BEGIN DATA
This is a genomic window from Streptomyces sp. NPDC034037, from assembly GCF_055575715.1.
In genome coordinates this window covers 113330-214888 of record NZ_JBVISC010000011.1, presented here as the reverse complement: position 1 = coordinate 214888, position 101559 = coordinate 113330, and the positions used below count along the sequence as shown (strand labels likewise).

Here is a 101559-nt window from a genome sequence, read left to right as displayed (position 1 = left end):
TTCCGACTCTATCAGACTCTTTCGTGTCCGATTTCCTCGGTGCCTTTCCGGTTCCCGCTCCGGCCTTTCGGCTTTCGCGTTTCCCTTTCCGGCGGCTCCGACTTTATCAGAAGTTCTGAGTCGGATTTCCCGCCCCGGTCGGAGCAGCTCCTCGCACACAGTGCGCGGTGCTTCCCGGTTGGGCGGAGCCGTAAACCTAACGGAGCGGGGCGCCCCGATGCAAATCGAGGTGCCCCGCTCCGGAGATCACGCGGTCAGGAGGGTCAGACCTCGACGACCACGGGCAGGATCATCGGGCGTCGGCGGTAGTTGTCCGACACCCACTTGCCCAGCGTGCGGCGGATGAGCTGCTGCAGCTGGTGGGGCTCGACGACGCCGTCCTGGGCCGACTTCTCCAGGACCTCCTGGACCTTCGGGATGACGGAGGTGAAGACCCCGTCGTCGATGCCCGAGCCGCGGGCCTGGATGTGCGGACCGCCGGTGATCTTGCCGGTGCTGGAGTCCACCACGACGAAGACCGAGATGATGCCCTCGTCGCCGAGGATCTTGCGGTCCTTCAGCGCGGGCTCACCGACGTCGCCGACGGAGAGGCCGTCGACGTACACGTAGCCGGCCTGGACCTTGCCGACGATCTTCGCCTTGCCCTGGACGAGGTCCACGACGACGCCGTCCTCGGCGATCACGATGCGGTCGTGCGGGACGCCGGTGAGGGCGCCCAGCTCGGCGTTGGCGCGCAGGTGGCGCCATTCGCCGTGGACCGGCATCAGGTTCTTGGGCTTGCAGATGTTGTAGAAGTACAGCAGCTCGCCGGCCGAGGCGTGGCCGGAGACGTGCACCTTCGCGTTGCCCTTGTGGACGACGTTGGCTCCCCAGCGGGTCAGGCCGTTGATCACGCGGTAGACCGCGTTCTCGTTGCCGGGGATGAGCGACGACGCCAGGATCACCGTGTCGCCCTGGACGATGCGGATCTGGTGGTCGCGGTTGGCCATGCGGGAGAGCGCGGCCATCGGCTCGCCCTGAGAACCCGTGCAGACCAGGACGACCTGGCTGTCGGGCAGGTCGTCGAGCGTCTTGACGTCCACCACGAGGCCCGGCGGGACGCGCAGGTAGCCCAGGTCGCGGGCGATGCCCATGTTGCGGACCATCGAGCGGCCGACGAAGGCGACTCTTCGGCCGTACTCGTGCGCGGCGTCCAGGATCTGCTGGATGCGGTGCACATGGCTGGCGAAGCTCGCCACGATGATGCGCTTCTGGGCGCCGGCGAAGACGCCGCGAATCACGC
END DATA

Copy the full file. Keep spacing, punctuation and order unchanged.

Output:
This is a genomic window from Streptomyces sp. NPDC034037, from assembly GCF_055575715.1.
In genome coordinates this window covers 113330-214888 of record NZ_JBVISC010000011.1, presented here as the reverse complement: position 1 = coordinate 214888, position 101559 = coordinate 113330, and the positions used below count along the sequence as shown (strand labels likewise).

Here is a 101559-nt window from a genome sequence, read left to right as displayed (position 1 = left end):
TTCCGACTCTATCAGACTCTTTCGTGTCCGATTTCCTCGGTGCCTTTCCGGTTCCCGCTCCGGCCTTTCGGCTTTCGCGTTTCCCTTTCCGGCGGCTCCGACTTTATCAGAAGTTCTGAGTCGGATTTCCCGCCCCGGTCGGAGCAGCTCCTCGCACACAGTGCGCGGTGCTTCCCGGTTGGGCGGAGCCGTAAACCTAACGGAGCGGGGCGCCCCGATGCAAATCGAGGTGCCCCGCTCCGGAGATCACGCGGTCAGGAGGGTCAGACCTCGACGACCACGGGCAGGATCATCGGGCGTCGGCGGTAGTTGTCCGACACCCACTTGCCCAGCGTGCGGCGGATGAGCTGCTGCAGCTGGTGGGGCTCGACGACGCCGTCCTGGGCCGACTTCTCCAGGACCTCCTGGACCTTCGGGATGACGGAGGTGAAGACCCCGTCGTCGATGCCCGAGCCGCGGGCCTGGATGTGCGGACCGCCGGTGATCTTGCCGGTGCTGGAGTCCACCACGACGAAGACCGAGATGATGCCCTCGTCGCCGAGGATCTTGCGGTCCTTCAGCGCGGGCTCACCGACGTCGCCGACGGAGAGGCCGTCGACGTACACGTAGCCGGCCTGGACCTTGCCGACGATCTTCGCCTTGCCCTGGACGAGGTCCACGACGACGCCGTCCTCGGCGATCACGATGCGGTCGTGCGGGACGCCGGTGAGGGCGCCCAGCTCGGCGTTGGCGCGCAGGTGGCGCCATTCGCCGTGGACCGGCATCAGGTTCTTGGGCTTGCAGATGTTGTAGAAGTACAGCAGCTCGCCGGCCGAGGCGTGGCCGGAGACGTGCACCTTCGCGTTGCCCTTGTGGACGACGTTGGCTCCCCAGCGGGTCAGGCCGTTGATCACGCGGTAGACCGCGTTCTCGTTGCCGGGGATGAGCGACGACGCCAGGATCACCGTGTCGCCCTGGACGATGCGGATCTGGTGGTCGCGGTTGGCCATGCGGGAGAGCGCGGCCATCGGCTCGCCCTGAGAACCCGTGCAGACCAGGACGACCTGGCTGTCGGGCAGGTCGTCGAGCGTCTTGACGTCCACCACGAGGCCCGGCGGGACGCGCAGGTAGCCCAGGTCGCGGGCGATGCCCATGTTGCGGACCATCGAGCGGCCGACGAAGGCGACTCTTCGGCCGTACTCGTGCGCGGCGTCCAGGATCTGCTGGATGCGGTGCACATGGCTGGCGAAGCTCGCCACGATGATGCGCTTCTGGGCGCCGGCGAAGACGCCGCGAATCACGC